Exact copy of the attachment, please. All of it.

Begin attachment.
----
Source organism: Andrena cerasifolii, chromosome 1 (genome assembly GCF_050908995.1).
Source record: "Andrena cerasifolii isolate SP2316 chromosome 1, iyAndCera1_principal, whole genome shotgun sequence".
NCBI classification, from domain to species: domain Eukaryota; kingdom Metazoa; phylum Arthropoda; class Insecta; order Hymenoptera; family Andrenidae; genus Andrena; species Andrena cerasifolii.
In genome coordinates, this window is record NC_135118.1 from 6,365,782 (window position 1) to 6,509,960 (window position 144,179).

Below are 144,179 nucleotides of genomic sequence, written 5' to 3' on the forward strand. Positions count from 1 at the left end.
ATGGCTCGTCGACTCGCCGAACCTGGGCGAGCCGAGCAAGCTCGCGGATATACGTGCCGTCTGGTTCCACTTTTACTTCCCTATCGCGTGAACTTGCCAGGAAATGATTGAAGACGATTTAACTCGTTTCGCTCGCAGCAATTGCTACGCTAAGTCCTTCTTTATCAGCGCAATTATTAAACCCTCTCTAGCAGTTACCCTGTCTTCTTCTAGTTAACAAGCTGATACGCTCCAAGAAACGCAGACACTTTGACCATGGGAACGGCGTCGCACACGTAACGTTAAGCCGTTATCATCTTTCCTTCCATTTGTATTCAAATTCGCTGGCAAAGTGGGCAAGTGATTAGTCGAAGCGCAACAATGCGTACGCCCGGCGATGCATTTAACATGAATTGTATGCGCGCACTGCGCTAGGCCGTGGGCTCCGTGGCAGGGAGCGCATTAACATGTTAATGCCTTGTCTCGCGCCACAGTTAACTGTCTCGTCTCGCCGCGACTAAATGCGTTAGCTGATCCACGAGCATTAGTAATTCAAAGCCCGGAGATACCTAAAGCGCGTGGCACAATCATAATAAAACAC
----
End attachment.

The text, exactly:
Source organism: Andrena cerasifolii, chromosome 1 (genome assembly GCF_050908995.1).
Source record: "Andrena cerasifolii isolate SP2316 chromosome 1, iyAndCera1_principal, whole genome shotgun sequence".
NCBI classification, from domain to species: domain Eukaryota; kingdom Metazoa; phylum Arthropoda; class Insecta; order Hymenoptera; family Andrenidae; genus Andrena; species Andrena cerasifolii.
In genome coordinates, this window is record NC_135118.1 from 6,365,782 (window position 1) to 6,509,960 (window position 144,179).

Below are 144,179 nucleotides of genomic sequence, written 5' to 3' on the forward strand. Positions count from 1 at the left end.
ATGGCTCGTCGACTCGCCGAACCTGGGCGAGCCGAGCAAGCTCGCGGATATACGTGCCGTCTGGTTCCACTTTTACTTCCCTATCGCGTGAACTTGCCAGGAAATGATTGAAGACGATTTAACTCGTTTCGCTCGCAGCAATTGCTACGCTAAGTCCTTCTTTATCAGCGCAATTATTAAACCCTCTCTAGCAGTTACCCTGTCTTCTTCTAGTTAACAAGCTGATACGCTCCAAGAAACGCAGACACTTTGACCATGGGAACGGCGTCGCACACGTAACGTTAAGCCGTTATCATCTTTCCTTCCATTTGTATTCAAATTCGCTGGCAAAGTGGGCAAGTGATTAGTCGAAGCGCAACAATGCGTACGCCCGGCGATGCATTTAACATGAATTGTATGCGCGCACTGCGCTAGGCCGTGGGCTCCGTGGCAGGGAGCGCATTAACATGTTAATGCCTTGTCTCGCGCCACAGTTAACTGTCTCGTCTCGCCGCGACTAAATGCGTTAGCTGATCCACGAGCATTAGTAATTCAAAGCCCGGAGATACCTAAAGCGCGTGGCACAATCATAATAAAACAC